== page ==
Airplanes Po-2 / 1949
The airplanes were used for air reconnaissance, aerial photography, and communication between the islands of the archipelago.
Tractor garage / 1953
It was designated for the tractor C-80, produced from 1946 to 1953, with the engine of 80 horsepower. It was the basic means of mechanical ground transportation at the station.
Laboratory building / 1932
Inside the building one could find meteorological office, laboratory of radio waves, aerological and ionospheric departments, library, and photographic laboratory.
Bath / 1929
One of the first buildings of the station. In winter, fresh water for household needs was obtained through melting the icebergs parts in the bath.
Undecked boat used for hydrological observation and cargo transportation.
“House No.1” / 1929
The first building in Bukhta Tikhaya. The building had separate bedrooms for polar explorers and a saloon — the heart of the social life of the station.
It was used for transportation of goods to the glaciological research station on the ice dome Ciurlionis.
Stock barn / 1931
In order to provide polar explorers with fresh animal products there were pigs, chickens and cattle on the station.
Hangar / 1932
It was designated to store light aircrafts. Since 1940, it was used as a warehouse. The largest building on the station.
Aerological office / 1930
Initially, building was used as a tallow-boiler and vegetable store. Since the spring of 1942 it housed aerological office and pavilion.
Aerological tower / 1942
It was designated for the purposes of observing meteorological probes. The height is 8 meters.
Magnetic pavilion / 1931
It was designated for the purposes of measuring terrestrial magnetism. It is built without iron parts.
Aerological station / 1954
Was designated to prepare meteorological probes for launch. A compact facility for producing the hydrogen was also located inside the station.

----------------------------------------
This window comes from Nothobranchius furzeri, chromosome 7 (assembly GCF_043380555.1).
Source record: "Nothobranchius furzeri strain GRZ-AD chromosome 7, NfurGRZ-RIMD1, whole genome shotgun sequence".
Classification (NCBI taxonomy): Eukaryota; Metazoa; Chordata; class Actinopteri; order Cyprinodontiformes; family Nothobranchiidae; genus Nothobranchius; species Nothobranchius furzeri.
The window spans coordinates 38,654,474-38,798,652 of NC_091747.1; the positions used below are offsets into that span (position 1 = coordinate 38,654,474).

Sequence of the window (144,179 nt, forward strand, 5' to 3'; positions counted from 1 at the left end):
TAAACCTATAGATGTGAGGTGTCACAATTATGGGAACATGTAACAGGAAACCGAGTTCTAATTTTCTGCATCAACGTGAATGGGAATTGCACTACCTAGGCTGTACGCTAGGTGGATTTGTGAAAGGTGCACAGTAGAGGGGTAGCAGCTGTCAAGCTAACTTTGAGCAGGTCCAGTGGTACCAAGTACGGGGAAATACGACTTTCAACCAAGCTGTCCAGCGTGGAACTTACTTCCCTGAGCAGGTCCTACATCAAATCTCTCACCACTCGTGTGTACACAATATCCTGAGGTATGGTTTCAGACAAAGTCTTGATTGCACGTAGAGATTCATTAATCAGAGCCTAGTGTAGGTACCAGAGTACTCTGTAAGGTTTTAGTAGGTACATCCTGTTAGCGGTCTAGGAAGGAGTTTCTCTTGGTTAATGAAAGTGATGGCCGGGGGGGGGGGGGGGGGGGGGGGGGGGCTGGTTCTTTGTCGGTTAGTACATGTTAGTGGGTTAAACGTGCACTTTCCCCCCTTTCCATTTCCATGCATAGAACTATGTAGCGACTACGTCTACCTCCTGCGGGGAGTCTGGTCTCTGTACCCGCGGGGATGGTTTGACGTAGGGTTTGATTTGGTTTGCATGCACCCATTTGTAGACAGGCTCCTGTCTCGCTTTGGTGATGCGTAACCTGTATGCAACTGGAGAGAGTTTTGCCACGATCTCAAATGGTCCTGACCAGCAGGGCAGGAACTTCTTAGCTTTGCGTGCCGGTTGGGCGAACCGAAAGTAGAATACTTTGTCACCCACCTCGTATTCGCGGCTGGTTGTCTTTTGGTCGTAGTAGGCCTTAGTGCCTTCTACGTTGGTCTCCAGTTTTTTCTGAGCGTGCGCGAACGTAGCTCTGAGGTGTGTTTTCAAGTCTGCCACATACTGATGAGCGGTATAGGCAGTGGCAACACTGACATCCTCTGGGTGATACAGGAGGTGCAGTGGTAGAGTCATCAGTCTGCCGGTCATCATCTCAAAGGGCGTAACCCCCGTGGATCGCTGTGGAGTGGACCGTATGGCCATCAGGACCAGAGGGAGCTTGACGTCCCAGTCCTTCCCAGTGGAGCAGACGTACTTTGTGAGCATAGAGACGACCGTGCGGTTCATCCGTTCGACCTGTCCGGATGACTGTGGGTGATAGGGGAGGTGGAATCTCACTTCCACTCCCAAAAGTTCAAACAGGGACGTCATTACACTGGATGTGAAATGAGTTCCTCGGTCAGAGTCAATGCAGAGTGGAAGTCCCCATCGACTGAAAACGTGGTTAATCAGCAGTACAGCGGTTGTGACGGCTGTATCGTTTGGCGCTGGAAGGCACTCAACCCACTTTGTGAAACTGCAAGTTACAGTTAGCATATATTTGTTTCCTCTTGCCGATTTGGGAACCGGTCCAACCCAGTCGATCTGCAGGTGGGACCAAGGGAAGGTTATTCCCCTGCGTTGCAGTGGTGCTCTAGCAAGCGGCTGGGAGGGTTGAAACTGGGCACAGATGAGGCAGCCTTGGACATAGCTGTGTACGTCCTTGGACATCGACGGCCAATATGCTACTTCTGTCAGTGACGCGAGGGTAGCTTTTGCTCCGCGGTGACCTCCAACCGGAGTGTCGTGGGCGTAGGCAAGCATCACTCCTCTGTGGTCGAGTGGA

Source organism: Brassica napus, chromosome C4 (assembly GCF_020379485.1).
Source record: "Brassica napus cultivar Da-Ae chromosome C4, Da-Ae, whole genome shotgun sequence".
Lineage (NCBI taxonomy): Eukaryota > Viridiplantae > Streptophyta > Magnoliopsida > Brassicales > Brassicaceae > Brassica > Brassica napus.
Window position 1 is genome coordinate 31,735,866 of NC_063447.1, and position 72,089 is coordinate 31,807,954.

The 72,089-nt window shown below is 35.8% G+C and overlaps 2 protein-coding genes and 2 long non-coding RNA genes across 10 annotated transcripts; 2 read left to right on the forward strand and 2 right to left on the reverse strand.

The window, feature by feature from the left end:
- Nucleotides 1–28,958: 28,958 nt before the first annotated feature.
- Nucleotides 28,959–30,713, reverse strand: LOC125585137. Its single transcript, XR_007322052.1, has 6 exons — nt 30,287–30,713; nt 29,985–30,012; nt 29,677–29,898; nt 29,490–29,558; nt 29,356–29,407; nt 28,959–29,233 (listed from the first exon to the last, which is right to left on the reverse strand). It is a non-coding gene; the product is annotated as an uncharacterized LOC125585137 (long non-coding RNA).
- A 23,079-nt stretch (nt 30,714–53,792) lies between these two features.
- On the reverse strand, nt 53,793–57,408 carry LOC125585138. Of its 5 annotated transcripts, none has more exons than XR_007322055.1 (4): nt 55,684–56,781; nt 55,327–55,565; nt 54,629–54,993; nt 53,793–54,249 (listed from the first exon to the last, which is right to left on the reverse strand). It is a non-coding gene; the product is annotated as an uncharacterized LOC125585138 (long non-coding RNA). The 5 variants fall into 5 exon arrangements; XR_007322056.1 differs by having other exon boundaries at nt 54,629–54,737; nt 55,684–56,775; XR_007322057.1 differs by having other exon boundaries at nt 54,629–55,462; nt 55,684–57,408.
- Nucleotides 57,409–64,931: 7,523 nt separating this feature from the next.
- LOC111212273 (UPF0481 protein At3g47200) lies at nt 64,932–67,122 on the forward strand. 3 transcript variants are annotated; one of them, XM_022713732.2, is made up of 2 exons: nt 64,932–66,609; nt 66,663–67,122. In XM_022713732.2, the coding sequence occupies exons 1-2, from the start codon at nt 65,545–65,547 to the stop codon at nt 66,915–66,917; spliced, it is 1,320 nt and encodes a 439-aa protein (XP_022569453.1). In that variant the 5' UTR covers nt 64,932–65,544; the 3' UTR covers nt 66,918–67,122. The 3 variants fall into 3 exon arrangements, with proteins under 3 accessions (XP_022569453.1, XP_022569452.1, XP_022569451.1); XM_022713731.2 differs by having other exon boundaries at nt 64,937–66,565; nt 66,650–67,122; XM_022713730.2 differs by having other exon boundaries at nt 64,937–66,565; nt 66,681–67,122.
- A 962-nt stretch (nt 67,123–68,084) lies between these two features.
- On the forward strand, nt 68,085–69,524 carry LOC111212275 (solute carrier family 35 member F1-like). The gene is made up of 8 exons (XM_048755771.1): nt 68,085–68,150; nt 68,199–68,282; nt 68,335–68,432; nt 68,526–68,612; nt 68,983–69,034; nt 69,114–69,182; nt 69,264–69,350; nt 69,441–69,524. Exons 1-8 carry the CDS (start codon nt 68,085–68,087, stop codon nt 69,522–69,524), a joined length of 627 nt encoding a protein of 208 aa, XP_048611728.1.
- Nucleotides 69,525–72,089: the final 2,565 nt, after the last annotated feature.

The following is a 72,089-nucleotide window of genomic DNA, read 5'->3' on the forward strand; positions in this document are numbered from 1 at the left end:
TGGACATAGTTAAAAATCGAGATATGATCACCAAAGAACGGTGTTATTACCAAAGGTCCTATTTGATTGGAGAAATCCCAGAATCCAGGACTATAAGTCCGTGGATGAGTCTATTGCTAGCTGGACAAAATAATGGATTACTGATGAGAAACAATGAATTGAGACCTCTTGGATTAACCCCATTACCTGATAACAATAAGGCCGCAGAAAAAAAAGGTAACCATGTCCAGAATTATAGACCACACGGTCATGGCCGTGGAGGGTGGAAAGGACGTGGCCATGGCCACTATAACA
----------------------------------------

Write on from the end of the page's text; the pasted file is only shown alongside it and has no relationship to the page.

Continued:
Food warehouse / 1929
One of the first buildings of the station. The main food supplies store which allowed the station to live autonomously within a year.
“Families’ house” / 1937
This residential building was intended for the polar station on Rudolf Island. It was constructed in Bukhta Tikhaya due to the unscheduled wintering of a large group of polar explorers and seafarers in 1937–1938.
Radio cabin / 1930
The only regular means of communication with the rest of the world for the polar station was radio. It helped to receive news from the Mainland and transmit obtained meteorological data.
Actinometric station / 1932
It was designated for the purposes of solar activity monitoring. The flat roof was a surface for mounting the instruments.
Dog sleds were an irreplaceable mode of ground transport. Dogs accompanied polar explorers throughout the years of the operation of the station, warned them of polar bears.
Ivan Papanin’s autograph / 1932
The famous Soviet polar explorer Ivan Papanin was the head of the station in 1932–1933 during the Second International Polar Year. Papanin left his autograph on the foundation of the wind turbine tower.
Wind engine D-12 / 1939
It met up to 70% of the station’s demand for electric power, having the vital importance in the absence of fuel supply during the Second World War.
Astronomic point of the Sedov polar expedition / 1913
It was erected at the georeferencing point by the members of the first Russian North Pole expedition led by Georgy Sedov during the wintering in 1913–1914.
Ivan Zander’s grave / 1914
Ivan Zander was an engineer of the steam schooner Svyatoy Muchenik Foka — the vessel of the first Russian North Pole expedition led by Georgy Sedov. He died of scurvy on 14 March 1914.
Power plant / 1941
Along with generators and batteries to supply the polar station with electric power, there were machines for engines and equipment maintenance.
“Bachelors’ house” / 1952
This residential building was constructed to a Finnish design to accommodate an expedition of the Arktikrazvedka Trust.
Atmospheric electricity station / 1932
It was designated for atmospheric electricity research conducted in the framework of the expanded program of observations during the Second International Polar Year (1932–1933). The research was conducted by the invited German geophysicist Joachim Scholz.
Cosmic ray station / 1952
It was used for the registration of cosmic ray intensity. The building with all equipment was destroyed by fire in 1955.
Directorate of the National Park "Russian Arctic"